Easy homemade YOGURT: How to make delicious yogurt in your oven!

Nothing beats homemade yogurt! When I was growing up on an Oregon farm in the 1970s, my mom was big on making the family's bread, serving home-canned produce from our garden, and of course, making homemade yogurt. You might think yogurt making is difficult. But homemade yogurt is easier than you think. And you don't even need any special machines to do it. Do-it-yourself yogurt is just one more way you can become more self-sufficient.

Why yogurt?

Yogurt is a fantastic staple to keep in your kitchen. You can use it in so many ways, from smoothies, to topping for your cereal, to eating it as a meal in itself all loaded with fruit and grains and nuts. Homemade yogurt is often more tasty than store-bought too, because you can control how tangy and sour it becomes. 

Overall, it pays to make homemade yogurt. For the price of a half-gallon of whole milk, you'll turn out a half-gallon of yogurt. (That's roughly half the cost of store-bought yogurt). 

Not only is homemade yogurt cost effective, it also helps support good health. Yogurt is good for you. The bacteria in yogurt is beneficial. It's the good bacteria that keeps bad bacteria in check. This good bacteria is a probiotic that aids in digestion and helps support a healthy immune system. 

So are you ready to give homemade yogurt a try? Let's get started!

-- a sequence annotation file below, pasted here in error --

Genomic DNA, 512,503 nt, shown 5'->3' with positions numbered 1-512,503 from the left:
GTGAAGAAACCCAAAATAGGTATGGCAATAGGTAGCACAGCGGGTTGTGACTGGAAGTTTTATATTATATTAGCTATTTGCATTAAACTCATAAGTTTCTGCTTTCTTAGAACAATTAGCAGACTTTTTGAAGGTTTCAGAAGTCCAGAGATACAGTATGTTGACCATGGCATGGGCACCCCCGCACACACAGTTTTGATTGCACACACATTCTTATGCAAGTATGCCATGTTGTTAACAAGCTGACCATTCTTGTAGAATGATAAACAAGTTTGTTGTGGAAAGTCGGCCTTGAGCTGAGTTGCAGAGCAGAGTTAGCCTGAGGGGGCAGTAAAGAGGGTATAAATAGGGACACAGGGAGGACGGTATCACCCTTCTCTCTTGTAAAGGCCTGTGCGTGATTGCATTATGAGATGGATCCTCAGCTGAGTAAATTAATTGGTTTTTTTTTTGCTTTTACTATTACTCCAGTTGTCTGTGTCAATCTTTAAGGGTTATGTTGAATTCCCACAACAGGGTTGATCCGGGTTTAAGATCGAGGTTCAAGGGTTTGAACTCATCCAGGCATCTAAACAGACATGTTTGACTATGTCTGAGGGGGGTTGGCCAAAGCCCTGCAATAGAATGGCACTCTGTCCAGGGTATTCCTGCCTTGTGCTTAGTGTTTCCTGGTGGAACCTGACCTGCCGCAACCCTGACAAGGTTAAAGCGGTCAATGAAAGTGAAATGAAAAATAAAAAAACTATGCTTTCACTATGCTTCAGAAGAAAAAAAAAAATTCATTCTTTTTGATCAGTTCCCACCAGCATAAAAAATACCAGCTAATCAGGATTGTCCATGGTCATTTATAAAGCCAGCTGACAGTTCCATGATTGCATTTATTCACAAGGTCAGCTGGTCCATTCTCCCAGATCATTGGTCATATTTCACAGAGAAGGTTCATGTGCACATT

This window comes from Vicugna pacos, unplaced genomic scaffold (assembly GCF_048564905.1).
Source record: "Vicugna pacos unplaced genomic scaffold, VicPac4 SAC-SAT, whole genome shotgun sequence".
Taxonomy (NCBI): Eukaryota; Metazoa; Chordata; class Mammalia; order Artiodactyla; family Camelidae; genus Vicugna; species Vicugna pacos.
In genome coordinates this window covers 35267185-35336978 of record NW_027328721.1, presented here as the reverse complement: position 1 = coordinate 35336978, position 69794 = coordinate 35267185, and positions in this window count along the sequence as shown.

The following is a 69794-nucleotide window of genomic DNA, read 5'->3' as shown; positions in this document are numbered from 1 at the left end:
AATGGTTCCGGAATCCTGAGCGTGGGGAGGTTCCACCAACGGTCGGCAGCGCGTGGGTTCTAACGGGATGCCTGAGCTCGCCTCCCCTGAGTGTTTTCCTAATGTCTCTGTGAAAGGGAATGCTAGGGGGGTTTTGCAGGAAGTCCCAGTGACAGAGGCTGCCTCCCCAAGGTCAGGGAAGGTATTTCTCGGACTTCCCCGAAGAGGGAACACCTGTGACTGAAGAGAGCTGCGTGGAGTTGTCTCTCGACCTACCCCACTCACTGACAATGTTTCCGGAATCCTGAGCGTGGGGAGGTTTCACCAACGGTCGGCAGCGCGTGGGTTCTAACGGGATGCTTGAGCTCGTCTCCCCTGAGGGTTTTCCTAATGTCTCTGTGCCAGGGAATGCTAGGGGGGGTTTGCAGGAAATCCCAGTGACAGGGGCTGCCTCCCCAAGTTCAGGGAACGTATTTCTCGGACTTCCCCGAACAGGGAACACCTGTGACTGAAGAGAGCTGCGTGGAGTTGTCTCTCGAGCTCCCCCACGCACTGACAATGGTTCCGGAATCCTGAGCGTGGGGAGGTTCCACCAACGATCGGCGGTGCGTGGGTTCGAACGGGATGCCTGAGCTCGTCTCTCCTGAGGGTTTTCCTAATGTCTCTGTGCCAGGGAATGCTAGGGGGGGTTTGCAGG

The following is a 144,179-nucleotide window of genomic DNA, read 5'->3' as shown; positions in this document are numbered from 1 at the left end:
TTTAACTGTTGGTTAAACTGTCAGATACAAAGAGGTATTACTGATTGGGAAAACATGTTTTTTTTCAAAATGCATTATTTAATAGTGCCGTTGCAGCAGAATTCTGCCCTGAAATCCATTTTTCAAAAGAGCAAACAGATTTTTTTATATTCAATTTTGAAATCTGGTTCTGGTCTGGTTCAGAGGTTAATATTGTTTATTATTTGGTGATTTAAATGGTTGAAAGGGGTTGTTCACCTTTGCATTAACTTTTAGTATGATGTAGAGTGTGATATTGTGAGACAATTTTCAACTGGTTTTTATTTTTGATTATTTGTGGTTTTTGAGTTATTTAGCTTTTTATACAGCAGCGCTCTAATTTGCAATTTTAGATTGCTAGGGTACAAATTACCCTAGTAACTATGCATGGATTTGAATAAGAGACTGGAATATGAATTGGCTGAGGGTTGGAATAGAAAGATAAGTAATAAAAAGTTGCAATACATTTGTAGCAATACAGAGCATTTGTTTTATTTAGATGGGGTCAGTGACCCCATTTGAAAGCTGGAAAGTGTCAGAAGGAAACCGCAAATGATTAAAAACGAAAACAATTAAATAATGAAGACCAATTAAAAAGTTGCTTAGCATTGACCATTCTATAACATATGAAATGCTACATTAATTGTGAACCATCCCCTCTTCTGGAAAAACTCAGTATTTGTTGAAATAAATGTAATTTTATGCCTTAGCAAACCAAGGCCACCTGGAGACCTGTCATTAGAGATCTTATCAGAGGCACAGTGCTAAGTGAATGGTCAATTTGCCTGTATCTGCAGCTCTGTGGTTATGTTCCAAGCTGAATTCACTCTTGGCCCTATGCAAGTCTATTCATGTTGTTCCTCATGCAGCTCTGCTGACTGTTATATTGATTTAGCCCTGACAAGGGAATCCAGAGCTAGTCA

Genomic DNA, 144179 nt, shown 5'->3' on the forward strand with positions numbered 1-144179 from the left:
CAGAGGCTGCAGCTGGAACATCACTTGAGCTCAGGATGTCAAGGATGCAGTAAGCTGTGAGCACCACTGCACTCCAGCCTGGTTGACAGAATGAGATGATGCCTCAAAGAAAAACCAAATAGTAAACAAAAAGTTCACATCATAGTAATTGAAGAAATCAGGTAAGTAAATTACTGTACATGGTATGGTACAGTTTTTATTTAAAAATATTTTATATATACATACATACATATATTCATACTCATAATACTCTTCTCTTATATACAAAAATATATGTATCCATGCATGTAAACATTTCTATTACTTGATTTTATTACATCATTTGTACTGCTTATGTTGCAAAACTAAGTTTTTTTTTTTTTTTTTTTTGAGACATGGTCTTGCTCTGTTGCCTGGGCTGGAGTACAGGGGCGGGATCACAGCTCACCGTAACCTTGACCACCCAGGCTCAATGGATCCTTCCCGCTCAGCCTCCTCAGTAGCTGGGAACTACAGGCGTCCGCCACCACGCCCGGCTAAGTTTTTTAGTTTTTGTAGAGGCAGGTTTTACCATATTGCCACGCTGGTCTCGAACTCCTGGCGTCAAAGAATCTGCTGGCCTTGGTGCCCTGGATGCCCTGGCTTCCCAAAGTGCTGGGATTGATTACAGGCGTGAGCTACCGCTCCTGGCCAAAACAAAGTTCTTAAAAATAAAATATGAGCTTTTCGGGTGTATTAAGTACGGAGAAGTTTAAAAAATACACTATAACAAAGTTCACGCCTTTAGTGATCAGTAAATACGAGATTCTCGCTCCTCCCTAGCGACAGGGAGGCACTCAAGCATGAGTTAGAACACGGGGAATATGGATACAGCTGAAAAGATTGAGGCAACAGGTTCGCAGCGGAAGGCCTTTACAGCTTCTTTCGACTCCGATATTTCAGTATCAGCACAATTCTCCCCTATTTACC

Disclosure: In order to support my blogging activities, this post contains affiliate links. That means, if you click through and make a purchase, we receive a small percentage in commissions from the company you buy from. We value our readers and want you to know that the products we link to are only products we use ourselves, or that we feel will add value to your life. Thank you for supporting Farm Girl Inspirations! To read our full disclosure statement click here.)

What you will need:


1/2 gallon whole milk
1/2 cup plain yogurt (as starter)


(You probably have most of these things already in your kitchen, but I've included a couple affiliate links, to the items you might not have around).

Stainless steel soup pot, large*
2 wide-mouth, quart-size mason jars with lids
Cooking spoon, metal (that fits inside pot) 
1/2 cup measuring cup, metal
A small six-can cooler (like this)
Beverage thermometer** (like this)

* Your pot should be large enough to fit all your tools,
including the jars on their sides.

** Just make sure the probe on your thermometer
is long enough for the pan you use, and a dial face is nice.

Choose a pot large
enough to fit all
your tools.

How to make homemade yogurt.

STEP 1: Sterilize your equipment. This part is necessary to kill any bacteria that may interfere with the bacteria that will form your yogurt. To sterilize your tools...

  • Lay everything in the pot. The jars can lay on their sides. Fit the lids, spoon and measuring cup around the jars. 
  • Fill the pot with enough water to cover everything